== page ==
On June 6, 1971, a Cincinnati Enquirer columnist wrote a paragraph regarding a commendation he received from a police chief for Guthrie’s instruction at an Ohio Peace Officers Training Course.

Twelve days later, the newspapers reported his involvement with a liquor investigation and arrest. Then on July 17th, an arrest involving a Workhouse matron selling drugs. Three days later another drug arrest.

The Vice Control Bureau was so busy that, on July 27th, the Division added a second supervisor for round-the-clock supervision. Truth be known, Sergeant Guthrie was already providing round-the-clock supervision. Many wondered if he slept at all.

He continued his onslaught; the newspapers reported significant drug arrests on July 28th and August 4th. 

In October, The Cincinnati Enquirer ran an article focused on Sergeant Guthrie. In it they related his fifteen years of experience and seventeen months in the Vice Control Bureau. They called him the “Ace Narcotics Investigator.” They also reported on his taking no vacation time except to travel to other police departments to learn how they manage the drug problem. In the previous three years, he had visited Los Angeles, San Francisco, Salt Lake City, and Scotland Yard.

During a November prostitution investigation, a pimp attempted to run him over.

Sergeant Guthrie not only educated himself in vice interdiction and supervised and taught others how to do it, he also became a spokesman on radio, television, and at various assemblies, including on November 9th on RAP LINE at WKRC-AM. He began speaking at a series of community meetings, the first on January 30, 1972 at St. Augustine Church on Bank Street.

By then, the vice enforcement, especially drug enforcement, was running the City’s funding dry. Each line unit was budgeted with a quantity of funds called the Pursuit of Criminal Fund. The Vice Control Bureau’s budget was $5000. The five officers assigned to the Narcotics Unit were spending so much in paying informants and purchasing drugs that the Bureau was constantly running out of funds. The dedicated covert officers were using their personal funds. By then, analyses seemed to indicate that 60% of all burglaries, robberies, and shoplifting were related to the illicit drug trade. A Cincinnati Post editorial called for the establishment of a four-county drug enforcement collaborative to be named “RENU” (pronounced “Renew”).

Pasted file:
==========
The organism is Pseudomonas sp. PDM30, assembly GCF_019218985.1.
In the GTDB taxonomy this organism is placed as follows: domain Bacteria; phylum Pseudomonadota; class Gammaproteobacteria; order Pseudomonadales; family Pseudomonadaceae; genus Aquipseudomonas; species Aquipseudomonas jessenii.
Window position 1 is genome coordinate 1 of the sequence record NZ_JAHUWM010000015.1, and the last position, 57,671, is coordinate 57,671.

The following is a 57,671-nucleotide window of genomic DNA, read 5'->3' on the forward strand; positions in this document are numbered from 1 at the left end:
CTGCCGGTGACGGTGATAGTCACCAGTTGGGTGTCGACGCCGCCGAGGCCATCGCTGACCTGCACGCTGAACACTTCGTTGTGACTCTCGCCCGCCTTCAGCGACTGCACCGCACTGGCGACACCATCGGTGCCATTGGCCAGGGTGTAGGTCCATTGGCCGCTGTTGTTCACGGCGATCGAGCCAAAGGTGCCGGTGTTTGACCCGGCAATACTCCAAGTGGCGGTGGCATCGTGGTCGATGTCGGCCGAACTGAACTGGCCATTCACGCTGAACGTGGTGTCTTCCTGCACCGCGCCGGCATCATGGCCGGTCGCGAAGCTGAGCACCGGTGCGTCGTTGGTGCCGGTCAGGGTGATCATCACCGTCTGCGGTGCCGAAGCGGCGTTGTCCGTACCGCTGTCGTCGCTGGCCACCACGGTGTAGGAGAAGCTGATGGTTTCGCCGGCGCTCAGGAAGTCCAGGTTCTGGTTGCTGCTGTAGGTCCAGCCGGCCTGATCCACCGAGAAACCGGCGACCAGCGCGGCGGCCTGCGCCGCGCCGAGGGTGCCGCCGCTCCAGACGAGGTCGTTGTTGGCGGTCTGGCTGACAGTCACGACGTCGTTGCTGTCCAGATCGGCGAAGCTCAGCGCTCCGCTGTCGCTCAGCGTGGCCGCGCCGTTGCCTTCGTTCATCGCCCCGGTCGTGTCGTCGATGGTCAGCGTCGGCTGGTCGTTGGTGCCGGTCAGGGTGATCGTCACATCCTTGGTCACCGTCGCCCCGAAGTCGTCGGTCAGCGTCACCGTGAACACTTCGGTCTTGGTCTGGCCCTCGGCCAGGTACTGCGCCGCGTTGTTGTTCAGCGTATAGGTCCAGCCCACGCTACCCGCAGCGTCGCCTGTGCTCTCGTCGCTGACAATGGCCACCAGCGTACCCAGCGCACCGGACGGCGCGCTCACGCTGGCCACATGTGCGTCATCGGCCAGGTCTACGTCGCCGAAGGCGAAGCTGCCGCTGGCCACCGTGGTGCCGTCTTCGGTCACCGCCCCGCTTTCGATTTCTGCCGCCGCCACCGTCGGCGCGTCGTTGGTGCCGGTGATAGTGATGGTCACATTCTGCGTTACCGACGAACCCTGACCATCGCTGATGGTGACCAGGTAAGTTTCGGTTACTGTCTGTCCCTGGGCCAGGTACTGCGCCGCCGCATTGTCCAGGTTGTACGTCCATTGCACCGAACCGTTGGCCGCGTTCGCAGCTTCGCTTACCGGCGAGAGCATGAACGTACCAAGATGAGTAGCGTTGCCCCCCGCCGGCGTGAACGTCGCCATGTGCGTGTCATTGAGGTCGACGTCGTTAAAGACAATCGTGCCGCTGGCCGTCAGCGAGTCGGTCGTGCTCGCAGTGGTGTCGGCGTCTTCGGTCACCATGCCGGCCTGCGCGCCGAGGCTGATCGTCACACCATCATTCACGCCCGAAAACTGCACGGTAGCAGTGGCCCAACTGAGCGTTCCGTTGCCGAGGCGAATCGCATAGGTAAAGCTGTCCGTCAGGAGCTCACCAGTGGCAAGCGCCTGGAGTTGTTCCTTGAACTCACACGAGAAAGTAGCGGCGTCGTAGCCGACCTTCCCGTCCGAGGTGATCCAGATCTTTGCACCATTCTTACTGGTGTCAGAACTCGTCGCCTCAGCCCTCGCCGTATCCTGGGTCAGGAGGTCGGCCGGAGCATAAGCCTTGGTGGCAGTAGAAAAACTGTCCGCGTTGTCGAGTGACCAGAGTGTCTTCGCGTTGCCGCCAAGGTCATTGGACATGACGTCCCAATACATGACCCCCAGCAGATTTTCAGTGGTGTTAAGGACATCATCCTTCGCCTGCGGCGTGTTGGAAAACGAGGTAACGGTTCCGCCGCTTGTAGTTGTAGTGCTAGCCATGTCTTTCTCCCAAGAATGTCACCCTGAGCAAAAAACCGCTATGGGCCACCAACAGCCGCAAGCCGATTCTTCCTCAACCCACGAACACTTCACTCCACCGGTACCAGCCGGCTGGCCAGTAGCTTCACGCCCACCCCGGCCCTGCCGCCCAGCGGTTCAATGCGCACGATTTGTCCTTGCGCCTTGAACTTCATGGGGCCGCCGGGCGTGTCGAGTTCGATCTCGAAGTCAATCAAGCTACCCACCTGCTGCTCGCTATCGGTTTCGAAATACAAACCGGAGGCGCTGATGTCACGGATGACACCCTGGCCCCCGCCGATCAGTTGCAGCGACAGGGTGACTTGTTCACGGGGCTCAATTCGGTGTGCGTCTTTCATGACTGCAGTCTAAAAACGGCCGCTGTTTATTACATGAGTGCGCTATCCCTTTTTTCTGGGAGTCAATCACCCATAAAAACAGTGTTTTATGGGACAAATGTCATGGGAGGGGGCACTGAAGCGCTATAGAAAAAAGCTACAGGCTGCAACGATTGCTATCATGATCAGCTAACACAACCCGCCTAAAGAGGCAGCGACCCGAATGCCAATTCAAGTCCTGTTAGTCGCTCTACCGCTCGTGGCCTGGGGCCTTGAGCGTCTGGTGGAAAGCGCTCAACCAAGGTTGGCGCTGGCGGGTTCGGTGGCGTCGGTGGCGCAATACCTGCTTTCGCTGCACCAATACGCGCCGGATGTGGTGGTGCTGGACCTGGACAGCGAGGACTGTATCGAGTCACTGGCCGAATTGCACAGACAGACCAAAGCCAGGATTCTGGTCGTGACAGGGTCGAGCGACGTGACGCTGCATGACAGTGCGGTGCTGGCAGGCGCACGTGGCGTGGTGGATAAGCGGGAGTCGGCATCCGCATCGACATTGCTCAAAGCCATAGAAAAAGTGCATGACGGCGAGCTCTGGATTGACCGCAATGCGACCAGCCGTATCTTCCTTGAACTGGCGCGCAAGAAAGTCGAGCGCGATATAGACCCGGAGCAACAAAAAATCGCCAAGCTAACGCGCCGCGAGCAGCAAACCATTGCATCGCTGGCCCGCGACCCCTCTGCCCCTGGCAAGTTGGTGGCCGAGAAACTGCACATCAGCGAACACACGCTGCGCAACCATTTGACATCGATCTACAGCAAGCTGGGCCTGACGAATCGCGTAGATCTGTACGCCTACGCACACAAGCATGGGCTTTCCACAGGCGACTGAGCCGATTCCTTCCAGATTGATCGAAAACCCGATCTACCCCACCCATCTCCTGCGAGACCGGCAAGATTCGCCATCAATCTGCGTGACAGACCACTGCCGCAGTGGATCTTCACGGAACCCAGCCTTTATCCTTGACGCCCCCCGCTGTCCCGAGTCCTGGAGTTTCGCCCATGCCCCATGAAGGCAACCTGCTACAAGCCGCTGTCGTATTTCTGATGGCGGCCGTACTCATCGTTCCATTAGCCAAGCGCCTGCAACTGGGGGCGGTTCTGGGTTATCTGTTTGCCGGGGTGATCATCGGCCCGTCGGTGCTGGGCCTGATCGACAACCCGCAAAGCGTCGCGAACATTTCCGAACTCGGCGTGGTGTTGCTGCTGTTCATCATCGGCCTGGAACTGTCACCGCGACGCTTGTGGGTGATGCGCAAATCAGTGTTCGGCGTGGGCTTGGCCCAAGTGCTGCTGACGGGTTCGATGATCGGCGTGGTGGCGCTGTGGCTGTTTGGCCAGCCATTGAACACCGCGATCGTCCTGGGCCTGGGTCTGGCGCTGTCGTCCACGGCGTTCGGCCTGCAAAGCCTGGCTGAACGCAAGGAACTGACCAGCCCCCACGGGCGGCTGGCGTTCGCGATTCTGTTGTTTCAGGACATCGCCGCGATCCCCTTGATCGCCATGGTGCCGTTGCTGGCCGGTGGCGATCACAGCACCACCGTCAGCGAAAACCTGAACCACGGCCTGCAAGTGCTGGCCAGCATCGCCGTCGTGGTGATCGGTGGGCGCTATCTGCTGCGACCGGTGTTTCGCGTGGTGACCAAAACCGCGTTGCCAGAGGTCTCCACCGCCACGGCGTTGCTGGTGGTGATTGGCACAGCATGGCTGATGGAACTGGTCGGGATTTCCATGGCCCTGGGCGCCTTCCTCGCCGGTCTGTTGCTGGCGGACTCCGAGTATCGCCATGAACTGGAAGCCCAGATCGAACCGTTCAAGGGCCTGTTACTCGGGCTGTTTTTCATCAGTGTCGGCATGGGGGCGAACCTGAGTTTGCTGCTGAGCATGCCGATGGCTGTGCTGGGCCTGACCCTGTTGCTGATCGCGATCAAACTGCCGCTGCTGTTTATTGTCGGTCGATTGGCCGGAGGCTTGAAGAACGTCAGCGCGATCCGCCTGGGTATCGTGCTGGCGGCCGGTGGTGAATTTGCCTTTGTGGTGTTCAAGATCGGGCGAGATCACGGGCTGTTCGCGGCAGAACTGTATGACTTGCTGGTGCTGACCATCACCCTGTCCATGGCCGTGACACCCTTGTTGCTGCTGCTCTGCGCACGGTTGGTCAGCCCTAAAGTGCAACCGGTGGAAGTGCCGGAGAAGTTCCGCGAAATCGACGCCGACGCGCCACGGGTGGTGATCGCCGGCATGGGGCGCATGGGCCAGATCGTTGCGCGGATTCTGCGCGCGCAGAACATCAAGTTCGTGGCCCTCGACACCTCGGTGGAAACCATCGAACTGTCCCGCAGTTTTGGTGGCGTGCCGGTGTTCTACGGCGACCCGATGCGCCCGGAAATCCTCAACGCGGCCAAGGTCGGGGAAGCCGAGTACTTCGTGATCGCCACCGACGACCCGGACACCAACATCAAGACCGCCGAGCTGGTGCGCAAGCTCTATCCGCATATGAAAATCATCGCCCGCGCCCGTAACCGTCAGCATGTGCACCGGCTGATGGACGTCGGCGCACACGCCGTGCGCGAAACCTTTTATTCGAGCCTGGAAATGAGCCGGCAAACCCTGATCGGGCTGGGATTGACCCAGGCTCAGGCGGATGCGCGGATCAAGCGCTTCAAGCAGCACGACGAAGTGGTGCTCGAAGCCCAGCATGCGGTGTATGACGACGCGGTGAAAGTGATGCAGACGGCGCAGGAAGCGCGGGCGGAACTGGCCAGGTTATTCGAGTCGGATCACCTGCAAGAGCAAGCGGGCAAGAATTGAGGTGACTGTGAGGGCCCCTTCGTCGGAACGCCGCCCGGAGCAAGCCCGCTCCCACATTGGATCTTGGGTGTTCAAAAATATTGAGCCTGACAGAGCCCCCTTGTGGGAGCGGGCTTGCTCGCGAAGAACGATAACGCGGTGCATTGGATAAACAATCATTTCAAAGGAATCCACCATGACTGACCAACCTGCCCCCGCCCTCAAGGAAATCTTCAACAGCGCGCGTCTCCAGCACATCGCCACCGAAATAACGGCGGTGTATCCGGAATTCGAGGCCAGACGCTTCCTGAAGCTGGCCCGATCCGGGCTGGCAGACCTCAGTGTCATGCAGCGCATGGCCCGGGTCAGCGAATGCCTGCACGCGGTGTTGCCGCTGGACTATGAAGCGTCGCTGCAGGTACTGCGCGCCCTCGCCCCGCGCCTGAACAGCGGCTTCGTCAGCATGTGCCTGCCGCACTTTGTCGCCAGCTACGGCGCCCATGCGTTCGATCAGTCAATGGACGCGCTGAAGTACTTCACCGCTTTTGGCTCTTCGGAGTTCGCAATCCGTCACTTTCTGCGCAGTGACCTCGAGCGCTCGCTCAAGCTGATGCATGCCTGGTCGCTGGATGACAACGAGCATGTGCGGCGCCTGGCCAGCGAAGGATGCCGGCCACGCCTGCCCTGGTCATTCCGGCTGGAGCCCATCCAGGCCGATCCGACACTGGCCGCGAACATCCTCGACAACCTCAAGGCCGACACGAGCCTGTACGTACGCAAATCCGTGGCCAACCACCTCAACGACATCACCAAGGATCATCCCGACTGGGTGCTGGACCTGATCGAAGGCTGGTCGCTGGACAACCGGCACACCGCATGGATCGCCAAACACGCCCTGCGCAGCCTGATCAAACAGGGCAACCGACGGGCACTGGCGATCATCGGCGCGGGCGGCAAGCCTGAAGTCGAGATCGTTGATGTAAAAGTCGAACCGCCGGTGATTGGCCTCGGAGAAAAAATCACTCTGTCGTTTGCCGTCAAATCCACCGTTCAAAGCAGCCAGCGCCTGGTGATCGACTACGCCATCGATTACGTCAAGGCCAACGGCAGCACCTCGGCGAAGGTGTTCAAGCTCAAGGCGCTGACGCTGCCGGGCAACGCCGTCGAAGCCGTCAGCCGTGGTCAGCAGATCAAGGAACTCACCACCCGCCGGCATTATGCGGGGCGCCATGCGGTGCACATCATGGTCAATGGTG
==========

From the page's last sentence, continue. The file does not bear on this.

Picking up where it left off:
More or less to show the seriousness of the drug problem, on February 28, 1972, Sergeant Guthrie went up on Calhoun Street with a reporter and made four illicit drug purchases in ten minutes. 

On April 4, 1972, the Vice Control Bureau Commander died suddenly leaving Sergeant Guthrie in charge.  He was no ordinary bureau commander. On April 28, 1972, he investigated the robbery of 35 people at an illicit gambling house. On May 18th, a man tried to take a shot at him. Guthrie drew and shot first. He missed, but the man ran and was later arrested. A week later, he arrested another nude dancer in a bar.

By June, seven investigators were assigned to narcotics enforcement with an estimated $10 million being sold in Cincinnati annually.

On August 4th he spearheaded a raid that resulted in 20 arrests for Gambling. On the 19th, he and Officer Timothy Spurlock, while off duty, set up a purchase by a collaborative Drug Abuse Law Enforcement unit and they seized amphetamines and a Thompson submachine gun.